Chicago and Los Angeles as well
as expanding globally to England,
Canada and Japan.
Inspired by Japanese brand Bape
- originally a clothing label that
expanded to records and even Bape Jerrit Tan looking bailer.

n hopes Cake
nd T-shirts to
downs, sweat-
:ches.
ion, the more
ue it is, the
ill grab," Tan
iful thing."

f you've ever paid too much
money for a skirt made out of
old T-shirts, Alex Lee has your
alternative. He isn't going to sell
you a cheaper version - he's got
something better. He'll show you
how to make the old clothes sit-
ting in your closet look just like
the high-fashion vintage pieces.
"I'm not a fashion designer,"
said Lee, an Art and Design senior.
"I justmake things fit people." Lee
majors in graphic and industrial
design, and the concept of reusing
and recycling are pervasive in his
collection.

As college students, we're bom-
barded with information about
how to conserve. This can be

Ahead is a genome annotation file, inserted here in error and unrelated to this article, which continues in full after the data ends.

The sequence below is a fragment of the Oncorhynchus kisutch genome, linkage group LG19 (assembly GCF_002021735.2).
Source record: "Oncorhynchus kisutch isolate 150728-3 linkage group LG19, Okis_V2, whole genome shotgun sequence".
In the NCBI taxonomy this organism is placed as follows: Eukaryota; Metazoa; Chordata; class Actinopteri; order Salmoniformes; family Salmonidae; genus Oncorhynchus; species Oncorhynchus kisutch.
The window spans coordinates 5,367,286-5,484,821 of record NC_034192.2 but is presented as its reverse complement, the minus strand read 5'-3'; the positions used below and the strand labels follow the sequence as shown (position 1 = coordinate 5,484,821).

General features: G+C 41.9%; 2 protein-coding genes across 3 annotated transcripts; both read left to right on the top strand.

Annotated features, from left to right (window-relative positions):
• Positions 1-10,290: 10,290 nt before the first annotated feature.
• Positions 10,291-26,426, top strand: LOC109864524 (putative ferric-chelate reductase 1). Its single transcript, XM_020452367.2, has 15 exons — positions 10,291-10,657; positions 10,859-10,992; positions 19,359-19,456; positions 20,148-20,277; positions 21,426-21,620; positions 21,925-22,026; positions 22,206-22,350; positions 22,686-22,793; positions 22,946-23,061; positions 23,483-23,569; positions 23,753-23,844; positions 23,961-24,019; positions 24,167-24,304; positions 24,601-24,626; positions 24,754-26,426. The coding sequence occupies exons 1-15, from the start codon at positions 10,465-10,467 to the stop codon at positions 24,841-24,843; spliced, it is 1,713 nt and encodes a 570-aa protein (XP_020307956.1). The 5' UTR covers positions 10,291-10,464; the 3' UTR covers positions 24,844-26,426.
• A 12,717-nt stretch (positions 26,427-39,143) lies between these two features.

overwhelming, and Lee offers a
simple way to dress and acces-
sorize responsibly. His vision is
a holistic one: The clothes are
meant to do more than just look
good. The new piece - derived
from older garments - is meant to
manifest the distinctive character
of the owner.
Lee is creating 20 individual
pieces for his senior thesis. Partic-
ipants bring him some old cloth-
ing they no longer wear, and Lee

talks to them about their style,
personality and interests. Then he
"refurbishes" - fashioning a new
piece that improves the fit physi-
cally and stylistically. The new
pieces carry more personal impor-
tance and meaning than anything
store-bought.
But Lee's vision stretches
beyond his senior thesis: He hopes
to create a movement promoting
recyclable fashion. He will open
an interactive studio Saturday
at the gallery Natural Canvas on
Main Street, which he hopes to
keep as a permanent space. The
gallery will be dedicated to sew-
ing machines and workshop areas
where people can transform their
old and boring clothing into new
styles that better fit their bodies
and personalities.
Consider taking part in Lee's
movement by heading to Natural
Canvas with an old sweater you
never wear this weekend. You'll
leave not only with a new handbag
or shirt but the inspiration to take
what was once useless or trash
and create something far more
innovative.

ROBMIGRIN/

The epitome of chill: Alex Lee.

Emily
Coleman
By Rachel Common
Daily Arts Writer
D uring her past four years at